Is Wax a Good Finish?

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leehljp

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Is WAX a finish?

After thinking about this for a long long time, my logical, practical, deductive reasoning mindset took over. (Hey, I am an INTP.)

Wax on top of cast blanks and wood is purely an “iffy” proposition, helpful in a few cases, but wasted in most - in the pen world.

To understand where I am coming from, think about why we wax our pens, if we do it at all - and many/most do:
Well, we wax our cars, for some - just once when new, and for some . . . with spray on wax at the car wash. No matter which, a single waxing is certainly not a long term finish.
Furniture at home: Some of you grew up and saw your mom wax furniture, every two weeks or so, at least once a month, and particularly where little hands rubbed the table or china cabinet as we walked (ran) by - and that was to wipe the grime off and put a fresh shine back on.

Waxing is NOT a long term finish. When it wears off, it exposes the wood beneath it to grime, AND it reveals either A. the incompleteness of a good finish under it, or B. a prized hand rubbed and oiled or fine finish.

IS waxing a substitute for a shiny finish or a beautiful satin finish? Waxing works best when it is over a great finish so that when the wax evaporates or wears off, the underlying sheen of the wood or other material shows its magnificence. In tase cases, (Cars & Furniture) the wax is there to keep the grime off of the underlying finish.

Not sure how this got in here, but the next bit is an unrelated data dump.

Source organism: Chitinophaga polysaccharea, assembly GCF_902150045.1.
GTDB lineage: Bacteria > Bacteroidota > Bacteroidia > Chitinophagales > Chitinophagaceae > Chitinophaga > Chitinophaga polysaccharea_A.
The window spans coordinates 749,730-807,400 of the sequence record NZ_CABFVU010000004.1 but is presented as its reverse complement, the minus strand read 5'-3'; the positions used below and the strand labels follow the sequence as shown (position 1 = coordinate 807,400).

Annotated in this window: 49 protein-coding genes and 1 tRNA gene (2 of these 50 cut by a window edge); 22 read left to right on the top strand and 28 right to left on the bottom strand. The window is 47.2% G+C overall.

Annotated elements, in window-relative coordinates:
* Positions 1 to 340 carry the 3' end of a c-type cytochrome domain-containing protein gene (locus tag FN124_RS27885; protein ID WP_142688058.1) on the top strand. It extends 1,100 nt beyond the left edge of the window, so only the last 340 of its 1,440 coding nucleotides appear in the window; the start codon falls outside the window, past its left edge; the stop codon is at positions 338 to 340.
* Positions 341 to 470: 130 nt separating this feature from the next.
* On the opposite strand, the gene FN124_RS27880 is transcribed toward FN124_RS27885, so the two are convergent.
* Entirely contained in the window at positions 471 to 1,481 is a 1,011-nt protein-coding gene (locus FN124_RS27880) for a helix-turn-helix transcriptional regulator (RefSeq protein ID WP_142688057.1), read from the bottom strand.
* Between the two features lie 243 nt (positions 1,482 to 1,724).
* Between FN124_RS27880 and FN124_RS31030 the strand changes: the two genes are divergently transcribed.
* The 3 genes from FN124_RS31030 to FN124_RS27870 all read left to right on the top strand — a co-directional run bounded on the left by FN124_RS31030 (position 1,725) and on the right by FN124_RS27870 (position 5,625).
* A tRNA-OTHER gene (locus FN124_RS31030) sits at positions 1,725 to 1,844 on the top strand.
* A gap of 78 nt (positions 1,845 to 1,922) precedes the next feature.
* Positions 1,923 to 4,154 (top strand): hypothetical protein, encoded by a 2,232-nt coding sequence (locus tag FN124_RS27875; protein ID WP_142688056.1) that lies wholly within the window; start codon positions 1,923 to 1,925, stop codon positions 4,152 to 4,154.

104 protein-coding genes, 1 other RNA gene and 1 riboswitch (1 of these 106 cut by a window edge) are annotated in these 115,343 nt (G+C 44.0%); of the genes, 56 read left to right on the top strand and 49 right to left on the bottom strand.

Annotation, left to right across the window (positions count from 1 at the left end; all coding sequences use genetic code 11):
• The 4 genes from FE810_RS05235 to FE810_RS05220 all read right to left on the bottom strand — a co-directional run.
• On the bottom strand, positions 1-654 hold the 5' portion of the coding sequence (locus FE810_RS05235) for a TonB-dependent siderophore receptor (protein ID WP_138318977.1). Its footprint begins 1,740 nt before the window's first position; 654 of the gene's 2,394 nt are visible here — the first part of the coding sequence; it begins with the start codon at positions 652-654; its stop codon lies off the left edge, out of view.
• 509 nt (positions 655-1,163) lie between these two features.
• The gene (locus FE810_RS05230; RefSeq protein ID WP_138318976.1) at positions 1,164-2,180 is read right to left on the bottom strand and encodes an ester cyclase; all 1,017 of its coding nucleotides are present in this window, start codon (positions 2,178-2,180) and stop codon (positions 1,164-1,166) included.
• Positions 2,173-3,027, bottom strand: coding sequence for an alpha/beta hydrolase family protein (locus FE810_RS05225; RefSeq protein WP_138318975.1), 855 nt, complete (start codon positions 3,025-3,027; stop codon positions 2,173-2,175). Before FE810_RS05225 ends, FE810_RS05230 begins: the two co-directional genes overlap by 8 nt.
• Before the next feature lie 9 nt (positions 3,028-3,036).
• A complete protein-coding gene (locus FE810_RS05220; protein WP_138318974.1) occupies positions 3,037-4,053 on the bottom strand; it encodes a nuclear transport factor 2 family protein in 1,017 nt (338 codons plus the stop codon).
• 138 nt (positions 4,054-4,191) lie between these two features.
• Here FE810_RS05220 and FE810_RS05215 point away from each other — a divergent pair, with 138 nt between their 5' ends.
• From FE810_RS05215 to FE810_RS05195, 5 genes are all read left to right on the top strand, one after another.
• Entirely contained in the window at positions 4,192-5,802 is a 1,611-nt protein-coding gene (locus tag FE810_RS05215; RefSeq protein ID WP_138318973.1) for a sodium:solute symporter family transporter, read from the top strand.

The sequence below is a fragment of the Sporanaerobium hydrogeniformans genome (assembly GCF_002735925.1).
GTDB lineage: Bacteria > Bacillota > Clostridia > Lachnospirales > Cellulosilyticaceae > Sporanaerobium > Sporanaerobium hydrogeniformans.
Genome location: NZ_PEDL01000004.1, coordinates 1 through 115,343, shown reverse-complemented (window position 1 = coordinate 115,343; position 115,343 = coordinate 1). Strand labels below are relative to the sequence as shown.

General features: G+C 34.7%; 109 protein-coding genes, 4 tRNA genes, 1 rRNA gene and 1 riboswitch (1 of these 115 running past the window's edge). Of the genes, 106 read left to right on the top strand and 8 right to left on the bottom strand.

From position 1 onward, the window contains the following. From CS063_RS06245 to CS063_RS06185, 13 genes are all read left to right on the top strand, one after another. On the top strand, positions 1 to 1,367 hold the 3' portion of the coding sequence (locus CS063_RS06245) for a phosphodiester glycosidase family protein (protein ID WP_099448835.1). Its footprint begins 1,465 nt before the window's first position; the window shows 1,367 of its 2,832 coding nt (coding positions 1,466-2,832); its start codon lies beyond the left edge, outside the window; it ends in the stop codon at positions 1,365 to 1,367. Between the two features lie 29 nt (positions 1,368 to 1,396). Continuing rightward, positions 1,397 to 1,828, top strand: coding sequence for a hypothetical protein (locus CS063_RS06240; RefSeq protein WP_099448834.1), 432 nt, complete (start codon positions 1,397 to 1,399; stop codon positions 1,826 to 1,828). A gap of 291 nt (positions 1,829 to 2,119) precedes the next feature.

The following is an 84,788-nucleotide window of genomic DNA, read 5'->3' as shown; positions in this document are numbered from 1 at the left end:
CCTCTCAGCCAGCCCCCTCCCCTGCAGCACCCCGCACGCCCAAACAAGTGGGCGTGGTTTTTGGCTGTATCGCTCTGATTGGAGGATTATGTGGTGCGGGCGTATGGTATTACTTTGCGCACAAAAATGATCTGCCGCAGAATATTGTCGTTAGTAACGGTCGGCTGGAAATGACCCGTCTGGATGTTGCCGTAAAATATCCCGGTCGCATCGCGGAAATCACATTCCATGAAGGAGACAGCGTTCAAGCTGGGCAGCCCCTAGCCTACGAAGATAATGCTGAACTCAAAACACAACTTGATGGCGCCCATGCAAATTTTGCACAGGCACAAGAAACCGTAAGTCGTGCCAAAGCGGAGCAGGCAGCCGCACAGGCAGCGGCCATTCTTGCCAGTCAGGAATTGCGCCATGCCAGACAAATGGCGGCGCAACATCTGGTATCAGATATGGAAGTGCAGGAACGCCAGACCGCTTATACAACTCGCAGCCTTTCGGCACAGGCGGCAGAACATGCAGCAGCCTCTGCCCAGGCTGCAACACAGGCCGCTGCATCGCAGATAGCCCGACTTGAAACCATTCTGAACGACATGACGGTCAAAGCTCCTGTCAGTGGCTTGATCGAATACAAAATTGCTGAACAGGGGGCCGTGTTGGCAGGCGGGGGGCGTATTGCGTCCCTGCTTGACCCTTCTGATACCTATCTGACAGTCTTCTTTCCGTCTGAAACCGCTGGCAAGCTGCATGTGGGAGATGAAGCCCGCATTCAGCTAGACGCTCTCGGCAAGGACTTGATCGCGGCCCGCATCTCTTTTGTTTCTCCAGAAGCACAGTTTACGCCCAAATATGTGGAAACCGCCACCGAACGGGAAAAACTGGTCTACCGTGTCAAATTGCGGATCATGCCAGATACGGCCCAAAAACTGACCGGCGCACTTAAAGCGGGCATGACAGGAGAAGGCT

This brings us to two reasons for Waxing: Temporary Protection or Temporary Shine/Sheen Finish.

How much does this apply to Pen Finishing?

I will never forget my first use of EEE. I made a pen out of Purple Heart for a co-worker that wanted a hand turned pen, - and I had only been turning for about 6 months. It was NICE looking. I put the numerous coats of CA in which the paper towel absorbed far more than went onto the blank. I micro meshed it down below the finish, but didn’t know that was what was happening. I thought the CA was just dull. EEE to the rescue! Wow, that made a great shine! I gave it to the co-worker, and she was Happy as Purple was her favorite color. A couple of days later she brought it back to me saying that something was wrong with it. “What happened to the finish?” She asked. Dull splotches and bright shiny spots.

I learned quickly what WAXES did - Waxes hide the dull finish underneath. I learned that for CA finishes, lacquer finishes, urethane finishes or other clear acrylic type, wax brings a temporary outer finish that wears off quick. That’s it, plain and simple!